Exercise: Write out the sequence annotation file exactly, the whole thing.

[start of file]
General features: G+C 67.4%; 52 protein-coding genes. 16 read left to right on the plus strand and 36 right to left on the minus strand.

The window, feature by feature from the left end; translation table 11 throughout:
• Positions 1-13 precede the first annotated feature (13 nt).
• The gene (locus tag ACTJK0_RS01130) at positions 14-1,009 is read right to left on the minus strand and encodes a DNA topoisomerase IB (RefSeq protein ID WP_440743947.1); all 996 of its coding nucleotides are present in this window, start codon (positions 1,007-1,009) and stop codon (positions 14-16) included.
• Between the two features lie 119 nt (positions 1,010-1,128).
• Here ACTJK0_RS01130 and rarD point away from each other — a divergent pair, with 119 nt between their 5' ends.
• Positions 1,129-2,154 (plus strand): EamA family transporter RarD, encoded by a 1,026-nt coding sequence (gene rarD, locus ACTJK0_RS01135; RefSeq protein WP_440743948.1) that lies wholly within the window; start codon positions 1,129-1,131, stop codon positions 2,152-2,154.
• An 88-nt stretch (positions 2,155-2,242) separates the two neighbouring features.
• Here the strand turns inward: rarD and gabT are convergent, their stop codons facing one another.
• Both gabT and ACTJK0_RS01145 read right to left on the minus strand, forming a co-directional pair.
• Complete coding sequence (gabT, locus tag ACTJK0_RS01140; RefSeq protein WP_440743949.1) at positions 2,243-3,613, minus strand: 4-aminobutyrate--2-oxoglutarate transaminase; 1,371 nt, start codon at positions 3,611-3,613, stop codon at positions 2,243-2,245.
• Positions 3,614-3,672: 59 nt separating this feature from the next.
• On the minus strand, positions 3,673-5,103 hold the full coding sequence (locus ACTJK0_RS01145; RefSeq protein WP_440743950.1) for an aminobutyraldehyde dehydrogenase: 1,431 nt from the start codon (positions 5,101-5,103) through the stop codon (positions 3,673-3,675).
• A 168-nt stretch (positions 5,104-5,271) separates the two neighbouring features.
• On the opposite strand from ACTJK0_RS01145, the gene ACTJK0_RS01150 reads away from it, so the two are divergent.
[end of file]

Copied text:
General features: G+C 67.4%; 52 protein-coding genes. 16 read left to right on the plus strand and 36 right to left on the minus strand.

The window, feature by feature from the left end; translation table 11 throughout:
• Positions 1-13 precede the first annotated feature (13 nt).
• The gene (locus tag ACTJK0_RS01130) at positions 14-1,009 is read right to left on the minus strand and encodes a DNA topoisomerase IB (RefSeq protein ID WP_440743947.1); all 996 of its coding nucleotides are present in this window, start codon (positions 1,007-1,009) and stop codon (positions 14-16) included.
• Between the two features lie 119 nt (positions 1,010-1,128).
• Here ACTJK0_RS01130 and rarD point away from each other — a divergent pair, with 119 nt between their 5' ends.
• Positions 1,129-2,154 (plus strand): EamA family transporter RarD, encoded by a 1,026-nt coding sequence (gene rarD, locus ACTJK0_RS01135; RefSeq protein WP_440743948.1) that lies wholly within the window; start codon positions 1,129-1,131, stop codon positions 2,152-2,154.
• An 88-nt stretch (positions 2,155-2,242) separates the two neighbouring features.
• Here the strand turns inward: rarD and gabT are convergent, their stop codons facing one another.
• Both gabT and ACTJK0_RS01145 read right to left on the minus strand, forming a co-directional pair.
• Complete coding sequence (gabT, locus tag ACTJK0_RS01140; RefSeq protein WP_440743949.1) at positions 2,243-3,613, minus strand: 4-aminobutyrate--2-oxoglutarate transaminase; 1,371 nt, start codon at positions 3,611-3,613, stop codon at positions 2,243-2,245.
• Positions 3,614-3,672: 59 nt separating this feature from the next.
• On the minus strand, positions 3,673-5,103 hold the full coding sequence (locus ACTJK0_RS01145; RefSeq protein WP_440743950.1) for an aminobutyraldehyde dehydrogenase: 1,431 nt from the start codon (positions 5,101-5,103) through the stop codon (positions 3,673-3,675).
• A 168-nt stretch (positions 5,104-5,271) separates the two neighbouring features.
• On the opposite strand from ACTJK0_RS01145, the gene ACTJK0_RS01150 reads away from it, so the two are divergent.